By Eleni P. Austin
Like John, Paul and George hooking up at a church social, or Mick and Keith trading American Blues records on a London train, the Postelles met as school boys at Columbia Grammar & Prep in New York City.
A mutual love of primal Rock & Roll united Daniel Balk (lead vocals/guitar), David Dargahi (lead guitar), John Speyer (bass) and Billy Cadden (drums).
By the time the guys were ready for college, they had settled on the name Postelles (an unlikely nod to Motown acts and girl groups like the Shirelles). They had also gigged relentlessly all over NYC, bringing them to the attention of Strokes’ guitarist, Albert Hammond, Jr.
The Postelles’ sound combined the gritty swagger of Garage Rock, the clean, concise economy of Power Pop and the sparkling shine of Bubblegum.
Almost immediately the band was signed and dropped by Capitol Records, it was a blessing in disguise. The Postelles were scooped up by an ambitious indie label, +1 Records. (The Heavy and the Morning Benders). This allowed the boys the freedom to craft their first record without Corporate America breathing down their necks.
Their self-titled debut was released in late 2011. Albert Hammond, Jr. produced four of the tracks, and the band produced the remaining eight. Now the Postelles have returned with their sophomore effort, …And It Shook Me.
The album kicks into gear with the title track. Jangly acoustic guitars collide with electric riffs that swoop and glide like seagulls. The lyrics sketch out an urgent plea for love… “Just open the door, cause I won’t bang it down no more/ Bloody knuckles down to the floor, yes I’m beggin’ you.”
The Postelles expand their horizons on a few tracks. “Heavy Eyes” adds pliant piano chords to a sweet and sour ballad that offers some emotional rescue.
“Running Red Lights” blends piquant harmonies and muscular guitar licks with a soulful Stax/Volt melody. The tune recalls the Pop/Soul excursions of the late great Plimsouls.
On “Oh My Luck,” despondent lyrics are camouflaged in ringing acoustic riffs, a four-on-the-floor tom tom beat and electric fills that pivot like a tilt-a-whirl. The band ups the ante with an infectious hook-filled chorus.
The best tracks here, “Sweet Water,” “You Got Me Beat” and “Caught By Surprise,” all take a page from the Power Pop playbook.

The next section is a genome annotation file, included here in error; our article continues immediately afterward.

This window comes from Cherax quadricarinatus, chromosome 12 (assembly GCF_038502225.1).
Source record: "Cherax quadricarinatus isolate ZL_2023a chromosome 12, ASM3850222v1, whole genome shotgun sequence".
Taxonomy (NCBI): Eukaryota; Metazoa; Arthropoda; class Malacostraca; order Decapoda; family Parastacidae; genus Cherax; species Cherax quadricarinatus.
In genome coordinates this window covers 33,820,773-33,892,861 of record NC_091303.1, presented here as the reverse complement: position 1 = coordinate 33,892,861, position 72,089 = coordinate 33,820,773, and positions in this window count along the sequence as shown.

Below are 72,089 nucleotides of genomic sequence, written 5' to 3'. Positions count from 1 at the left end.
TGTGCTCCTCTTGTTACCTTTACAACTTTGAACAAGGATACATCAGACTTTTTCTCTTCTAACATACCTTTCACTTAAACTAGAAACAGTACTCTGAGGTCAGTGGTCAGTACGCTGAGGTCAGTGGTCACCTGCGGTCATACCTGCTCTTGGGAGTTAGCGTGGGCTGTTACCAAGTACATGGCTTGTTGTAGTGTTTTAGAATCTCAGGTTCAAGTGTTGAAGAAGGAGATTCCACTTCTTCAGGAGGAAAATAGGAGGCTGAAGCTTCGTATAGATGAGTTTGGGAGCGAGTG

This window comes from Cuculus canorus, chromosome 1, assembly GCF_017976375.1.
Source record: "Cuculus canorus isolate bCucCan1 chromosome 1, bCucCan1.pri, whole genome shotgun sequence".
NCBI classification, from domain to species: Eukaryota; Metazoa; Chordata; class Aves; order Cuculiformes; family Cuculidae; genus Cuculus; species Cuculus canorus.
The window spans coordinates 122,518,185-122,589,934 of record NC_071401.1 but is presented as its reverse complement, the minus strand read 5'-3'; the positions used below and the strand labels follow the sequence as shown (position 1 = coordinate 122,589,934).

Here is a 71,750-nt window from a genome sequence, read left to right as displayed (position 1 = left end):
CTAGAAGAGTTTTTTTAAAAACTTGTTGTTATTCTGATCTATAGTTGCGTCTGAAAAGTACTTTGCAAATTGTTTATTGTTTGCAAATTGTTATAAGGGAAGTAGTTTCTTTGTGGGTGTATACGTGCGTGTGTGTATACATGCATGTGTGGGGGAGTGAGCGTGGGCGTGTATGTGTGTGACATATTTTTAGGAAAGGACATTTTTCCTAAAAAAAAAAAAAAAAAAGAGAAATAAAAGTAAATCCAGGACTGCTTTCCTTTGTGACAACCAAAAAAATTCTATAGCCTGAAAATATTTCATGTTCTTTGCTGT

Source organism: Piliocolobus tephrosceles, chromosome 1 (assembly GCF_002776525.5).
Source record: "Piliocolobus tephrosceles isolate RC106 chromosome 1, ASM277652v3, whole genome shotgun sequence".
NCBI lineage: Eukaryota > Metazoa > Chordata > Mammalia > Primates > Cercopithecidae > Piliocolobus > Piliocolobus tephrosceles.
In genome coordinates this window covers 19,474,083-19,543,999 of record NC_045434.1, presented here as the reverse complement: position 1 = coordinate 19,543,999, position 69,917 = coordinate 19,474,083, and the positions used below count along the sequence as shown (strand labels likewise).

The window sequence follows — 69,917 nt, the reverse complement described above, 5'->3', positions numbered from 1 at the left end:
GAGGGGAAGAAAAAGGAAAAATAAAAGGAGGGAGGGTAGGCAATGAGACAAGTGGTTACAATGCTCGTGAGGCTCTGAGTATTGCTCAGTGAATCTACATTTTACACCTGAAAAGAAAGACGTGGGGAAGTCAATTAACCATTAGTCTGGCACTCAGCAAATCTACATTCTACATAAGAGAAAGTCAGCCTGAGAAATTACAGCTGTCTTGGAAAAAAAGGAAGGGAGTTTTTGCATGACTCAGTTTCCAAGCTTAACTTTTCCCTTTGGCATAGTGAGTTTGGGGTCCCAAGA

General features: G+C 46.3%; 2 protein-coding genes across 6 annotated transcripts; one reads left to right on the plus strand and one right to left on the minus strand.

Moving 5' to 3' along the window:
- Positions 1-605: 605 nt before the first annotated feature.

On “Sweet Water,” angular arpeggios boomerang, echoing those wiry shape shifters, the Cars. The lyrics offer a watery metaphor for unconditional love… “I don’t ebb if you don’t flow.”
“You Got Me Beat” weds a catchy handclap rhythm to jagged, slashing guitar riffs. A propulsive charmer, the song shares musical DNA with Tom Petty & The Heartbreakers’ seminal “American Girl.”
Finally, “Caught By Surprise,” recalls the irresistible fun of unsung Oklahoma Power-poppers 20/20 and the Dwight Twilley Band. Crunchy on the outside with a sugary surprise inside, the tune matches ricochet riffs with tinkling piano fills and elastic bass lines.
Other standout tracks include the shimmery “Tidal Wave” and “Waiting By Your Windows,” which unspools like a stalker’s delight! Piloted by plangent guitars and quavery vocals, “Parallel Love” offers up this hard won wisdom… “Love ain’t a hard-on.”
The only misstep here is “Pretend It’s Love,” a winsome duet with Alex Winston that would seem more at home on an “adorkable” She & Him record.
The album closes with “You Know I Won’t.” An anguished plea for undying love, the tune has everything: a triple time beat, jangly power chords, and chiming harmonies that cascade over the melody. It’s a confident tour-de-force.
Echoing the agile songcraft of 60s heroes like the Kinks and the Zombies, as well as the guilty pleasure of sticky Bubblegum acts like the Archies and the Bay City Rollers, The Postelles tie it all together in a neat little package.
Deftly sidestepping the dreaded sophomore slump, it looks like this band is here to stay.